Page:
Thursday, January 31, 2013

Book Discussion: Chapter 2 of Unconditional Parenting

Here I am, thinking about Unconditional Parenting: Moving from Rewards and Punishments to Love and Reason by Alfie Kohn again. In this post, I have some quotes from the second chapter, "Giving and Withholding Love.

I think Mr. Kohn tackles time-outs right at the beginning of the chapter. In recent years, the time-out has come to be the accepted form of punishment, replacing spanking or other forms of physical punishment. According to Mr. Kohn, though, we've merely switched to a more insidious form of control.

According to him, "time-out" is an abbreviation for "time out from positive reinforcement" coined initially to describe an experimental technique used to change behavior in animals (experimental animals like rats). As he says, "We are talking about a technique, then, that began as a way of controlling animal behavior."
Even if its history and theoretical basis don't trouble you, look again at the original label time-out from positive reinforcement...what, exactly, is the positive reinforcement that's being suspended when a child is given a time-out?...When you send a child away, what's really being switched off or withdrawn is your presence, your attention, your love.
In my experience, time-outs have not been very effective in changing behavior so it's not difficult for me to decide to avoid them. I do think it's interesting to think about time-outs as love withdrawal. In a way, it is saying to a child, "I don't want to be around you right now. Go away until I say you can come back." (I can't remember if it was in this chapter or another one when Mr. Kohn clarified that it is not love withdrawal if you accompany your child somewhere while he or she cools off or if you allow the child to decide when to leave, where to go, and when to come back. It is also perfectly acceptable to say, "I need to go cool down for a few minutes. I'll be back when I am in control of myself.")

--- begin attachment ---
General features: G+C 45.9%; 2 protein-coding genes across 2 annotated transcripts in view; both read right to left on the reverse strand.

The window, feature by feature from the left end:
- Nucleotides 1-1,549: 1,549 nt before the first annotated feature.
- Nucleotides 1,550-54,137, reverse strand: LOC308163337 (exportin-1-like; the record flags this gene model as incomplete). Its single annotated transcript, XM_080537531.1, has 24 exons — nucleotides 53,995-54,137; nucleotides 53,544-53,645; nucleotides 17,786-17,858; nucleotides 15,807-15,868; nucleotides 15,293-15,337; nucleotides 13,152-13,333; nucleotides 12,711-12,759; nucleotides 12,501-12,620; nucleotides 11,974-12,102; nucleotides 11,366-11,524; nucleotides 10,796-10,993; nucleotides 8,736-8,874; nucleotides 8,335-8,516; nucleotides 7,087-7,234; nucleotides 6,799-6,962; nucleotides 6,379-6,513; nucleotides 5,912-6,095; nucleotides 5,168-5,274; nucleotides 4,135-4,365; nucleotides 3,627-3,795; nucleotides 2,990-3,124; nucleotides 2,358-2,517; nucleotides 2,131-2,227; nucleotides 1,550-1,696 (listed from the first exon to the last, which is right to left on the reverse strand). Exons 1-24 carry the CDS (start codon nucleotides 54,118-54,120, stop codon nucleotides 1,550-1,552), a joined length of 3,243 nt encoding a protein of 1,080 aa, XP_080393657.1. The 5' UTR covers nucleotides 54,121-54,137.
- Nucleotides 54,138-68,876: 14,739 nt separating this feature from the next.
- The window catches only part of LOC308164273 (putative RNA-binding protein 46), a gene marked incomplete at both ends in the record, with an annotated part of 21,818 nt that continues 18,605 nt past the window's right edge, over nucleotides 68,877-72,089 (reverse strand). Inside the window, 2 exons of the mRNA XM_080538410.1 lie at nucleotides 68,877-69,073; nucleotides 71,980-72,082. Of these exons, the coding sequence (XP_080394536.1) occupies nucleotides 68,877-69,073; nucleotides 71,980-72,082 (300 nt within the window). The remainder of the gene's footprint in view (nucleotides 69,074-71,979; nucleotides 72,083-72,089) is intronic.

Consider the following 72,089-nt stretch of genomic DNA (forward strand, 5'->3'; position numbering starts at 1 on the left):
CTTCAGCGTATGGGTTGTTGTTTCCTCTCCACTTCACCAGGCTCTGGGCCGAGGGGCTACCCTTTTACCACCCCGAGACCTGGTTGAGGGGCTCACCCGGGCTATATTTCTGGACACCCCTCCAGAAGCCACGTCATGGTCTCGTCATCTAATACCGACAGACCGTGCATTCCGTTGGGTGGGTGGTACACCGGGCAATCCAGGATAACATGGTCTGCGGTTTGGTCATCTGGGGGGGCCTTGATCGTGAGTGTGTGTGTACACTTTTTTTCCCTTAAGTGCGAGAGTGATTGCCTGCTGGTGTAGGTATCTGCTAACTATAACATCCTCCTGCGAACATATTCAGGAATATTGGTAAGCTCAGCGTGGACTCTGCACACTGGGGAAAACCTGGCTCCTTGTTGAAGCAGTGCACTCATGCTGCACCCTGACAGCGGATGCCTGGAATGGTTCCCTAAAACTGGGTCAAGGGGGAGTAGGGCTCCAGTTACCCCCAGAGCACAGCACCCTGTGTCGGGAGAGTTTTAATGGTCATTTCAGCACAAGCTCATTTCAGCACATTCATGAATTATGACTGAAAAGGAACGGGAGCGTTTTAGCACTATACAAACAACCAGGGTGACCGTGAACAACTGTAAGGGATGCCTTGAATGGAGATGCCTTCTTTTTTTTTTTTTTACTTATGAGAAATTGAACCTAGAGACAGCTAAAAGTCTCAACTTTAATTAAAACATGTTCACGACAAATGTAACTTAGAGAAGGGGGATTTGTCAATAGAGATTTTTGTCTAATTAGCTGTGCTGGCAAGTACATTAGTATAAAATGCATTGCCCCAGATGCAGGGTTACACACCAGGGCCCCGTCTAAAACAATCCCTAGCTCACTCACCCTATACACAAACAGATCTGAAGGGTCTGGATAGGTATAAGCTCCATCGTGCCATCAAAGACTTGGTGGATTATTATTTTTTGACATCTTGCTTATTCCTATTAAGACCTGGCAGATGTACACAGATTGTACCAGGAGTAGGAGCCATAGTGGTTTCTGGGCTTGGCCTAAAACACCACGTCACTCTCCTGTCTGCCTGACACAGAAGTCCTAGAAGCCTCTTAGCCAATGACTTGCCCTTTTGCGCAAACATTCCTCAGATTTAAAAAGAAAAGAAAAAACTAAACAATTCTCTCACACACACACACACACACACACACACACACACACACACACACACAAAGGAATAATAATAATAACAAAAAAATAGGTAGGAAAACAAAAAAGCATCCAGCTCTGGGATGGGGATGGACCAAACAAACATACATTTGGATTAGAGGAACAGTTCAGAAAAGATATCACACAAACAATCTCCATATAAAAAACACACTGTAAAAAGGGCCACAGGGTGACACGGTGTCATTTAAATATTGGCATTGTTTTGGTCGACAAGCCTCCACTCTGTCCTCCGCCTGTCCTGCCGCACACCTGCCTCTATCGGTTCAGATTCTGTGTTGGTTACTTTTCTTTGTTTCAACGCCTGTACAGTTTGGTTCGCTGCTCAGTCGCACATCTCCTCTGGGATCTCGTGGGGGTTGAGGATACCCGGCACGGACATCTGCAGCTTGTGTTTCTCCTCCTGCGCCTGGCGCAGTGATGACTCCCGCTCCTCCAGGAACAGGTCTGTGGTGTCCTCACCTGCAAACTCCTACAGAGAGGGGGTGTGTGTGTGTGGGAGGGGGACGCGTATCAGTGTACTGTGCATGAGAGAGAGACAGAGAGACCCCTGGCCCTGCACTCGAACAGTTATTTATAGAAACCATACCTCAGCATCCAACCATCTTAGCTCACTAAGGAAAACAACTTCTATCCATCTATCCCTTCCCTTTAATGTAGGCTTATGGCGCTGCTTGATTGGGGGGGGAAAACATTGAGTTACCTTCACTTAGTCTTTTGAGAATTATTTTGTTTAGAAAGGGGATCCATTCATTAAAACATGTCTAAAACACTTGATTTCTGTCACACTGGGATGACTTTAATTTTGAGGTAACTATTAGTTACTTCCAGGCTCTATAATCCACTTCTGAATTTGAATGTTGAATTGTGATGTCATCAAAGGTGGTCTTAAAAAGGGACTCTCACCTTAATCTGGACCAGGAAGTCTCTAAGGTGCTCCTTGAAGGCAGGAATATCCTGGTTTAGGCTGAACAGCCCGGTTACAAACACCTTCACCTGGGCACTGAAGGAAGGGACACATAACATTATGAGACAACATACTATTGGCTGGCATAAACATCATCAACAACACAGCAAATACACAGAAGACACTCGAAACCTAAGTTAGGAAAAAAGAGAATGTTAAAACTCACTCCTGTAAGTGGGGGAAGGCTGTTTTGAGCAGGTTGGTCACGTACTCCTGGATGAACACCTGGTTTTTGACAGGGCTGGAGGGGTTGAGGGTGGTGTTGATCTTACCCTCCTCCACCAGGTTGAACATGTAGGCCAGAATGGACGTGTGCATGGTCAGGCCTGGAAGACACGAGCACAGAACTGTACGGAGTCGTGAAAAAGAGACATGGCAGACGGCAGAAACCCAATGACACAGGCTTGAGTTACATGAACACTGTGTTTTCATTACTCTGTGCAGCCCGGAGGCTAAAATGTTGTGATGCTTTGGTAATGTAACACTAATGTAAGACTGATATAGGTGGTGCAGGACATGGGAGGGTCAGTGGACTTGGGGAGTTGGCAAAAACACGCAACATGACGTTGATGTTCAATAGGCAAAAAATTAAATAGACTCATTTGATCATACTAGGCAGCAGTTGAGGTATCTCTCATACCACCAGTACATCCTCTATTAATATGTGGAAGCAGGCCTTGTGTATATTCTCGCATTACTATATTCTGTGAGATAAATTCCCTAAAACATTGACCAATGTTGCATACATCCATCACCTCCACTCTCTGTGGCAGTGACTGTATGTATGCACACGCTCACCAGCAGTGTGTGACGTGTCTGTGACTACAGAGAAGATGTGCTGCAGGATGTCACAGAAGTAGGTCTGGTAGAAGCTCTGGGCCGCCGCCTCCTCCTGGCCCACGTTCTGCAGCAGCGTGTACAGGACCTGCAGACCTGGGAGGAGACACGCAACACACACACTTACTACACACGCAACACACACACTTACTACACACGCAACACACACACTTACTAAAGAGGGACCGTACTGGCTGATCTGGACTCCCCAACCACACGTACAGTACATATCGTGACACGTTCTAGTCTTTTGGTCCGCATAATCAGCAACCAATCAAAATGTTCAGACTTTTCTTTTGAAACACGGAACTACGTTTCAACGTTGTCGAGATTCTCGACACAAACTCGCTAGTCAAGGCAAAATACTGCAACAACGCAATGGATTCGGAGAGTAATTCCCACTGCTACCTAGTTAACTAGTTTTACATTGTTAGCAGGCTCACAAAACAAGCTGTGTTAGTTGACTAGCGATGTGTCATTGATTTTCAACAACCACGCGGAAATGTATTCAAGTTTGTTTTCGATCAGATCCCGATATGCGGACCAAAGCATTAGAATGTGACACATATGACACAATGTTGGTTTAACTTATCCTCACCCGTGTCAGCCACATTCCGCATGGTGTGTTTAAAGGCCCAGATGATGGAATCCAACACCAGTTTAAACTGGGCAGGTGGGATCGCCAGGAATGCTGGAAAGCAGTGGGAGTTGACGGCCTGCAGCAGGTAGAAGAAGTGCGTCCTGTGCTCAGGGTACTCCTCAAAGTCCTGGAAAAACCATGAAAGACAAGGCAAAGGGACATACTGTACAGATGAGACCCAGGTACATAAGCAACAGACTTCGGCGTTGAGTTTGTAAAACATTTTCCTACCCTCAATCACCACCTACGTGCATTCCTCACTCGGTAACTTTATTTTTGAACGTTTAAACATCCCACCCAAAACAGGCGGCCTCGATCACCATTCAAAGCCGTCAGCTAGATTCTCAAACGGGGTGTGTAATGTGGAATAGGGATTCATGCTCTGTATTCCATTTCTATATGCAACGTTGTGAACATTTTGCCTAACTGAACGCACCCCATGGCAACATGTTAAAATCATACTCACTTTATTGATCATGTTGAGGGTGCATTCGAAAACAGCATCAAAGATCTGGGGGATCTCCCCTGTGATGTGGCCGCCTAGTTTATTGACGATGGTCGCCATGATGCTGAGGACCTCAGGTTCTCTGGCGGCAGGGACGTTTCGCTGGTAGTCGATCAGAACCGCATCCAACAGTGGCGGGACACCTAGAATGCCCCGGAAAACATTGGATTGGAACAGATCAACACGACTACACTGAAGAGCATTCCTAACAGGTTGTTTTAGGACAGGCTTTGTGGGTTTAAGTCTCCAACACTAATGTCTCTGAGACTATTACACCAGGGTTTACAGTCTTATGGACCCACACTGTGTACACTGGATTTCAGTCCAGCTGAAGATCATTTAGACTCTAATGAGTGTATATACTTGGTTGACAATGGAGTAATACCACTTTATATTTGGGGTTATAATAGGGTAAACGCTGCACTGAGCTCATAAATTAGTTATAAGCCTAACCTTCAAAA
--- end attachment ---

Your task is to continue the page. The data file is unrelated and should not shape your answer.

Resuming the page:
Taking punishments and rewards in general, I am convinced they don't work in education, parenting, or the workplace. (Punished by Rewards: The Trouble with Gold Stars, Incentive Plans, A's, Praise, and Other Bribes by the same author covers this topic extensively.)
What I want to emphasize is that extrinsic motivation is likely to erode intrinsic motivation. As extrinsic goes up, intrinsic tends to come down. The more that people are rewarded for doing something, the more likely they are to lose interest in whatever they had to do to get the reward. Of course, there are always qualifications and exceptions to any one-sentence summary of a psychological finding, but that basic proposition has been proven by literally scores of studies with people of different ages, genders, and cultural backgrounds--and with a variety of different tasks and rewards.
Unfortunately, it seems praise such as "Good job!" is just as destructive in this sense as offering a tangible reward. In these cases, the child is working for the reward of a parent's praise or affirmation rather than the intrinsic joy of sounding out a word or finding the answer to a math problem.

If I accept this premise, what am I supposed to say to my daughter when she successfully sounds out a difficult word? In trying to put this belief into practice, I find myself saying, "That's correct." or "That's right." all the time. It's hard to remember to direct the child to the accomplishment rather than to my reaction to it.

Actually, if we truly accept the tenets of unconditional parenting to its extreme, praise is even worse than you might think:
What's the mirror image of love withdrawal--that is, withholding affection when kids do things we don't like? It would have to be giving them affection when they do things we do like: providing it selectively, contingently, often in the explicit hope of reinforcing that behavior. Praise isn't just different from unconditional love; it's the polar opposite. Its' a way of saying to children: "You have to jump through my hoops in order for me to express support and delight."
I thought this quote was particularly interesting because so many parenting magazines and books recommend exactly this: when you see your child doing something you like (perhaps giving the larger piece of the pear to a sister or brother), you should give them a kiss or hug. Mr. Kohn would argue such a response would undermine the naturally good feeling that results from generous behavior (for example). Children would then think, "I feel good because Mom gave me a kiss, not because I did this good thing." In the future, they would be less likely to engage in positive social behavior unless they thought someone was watching them.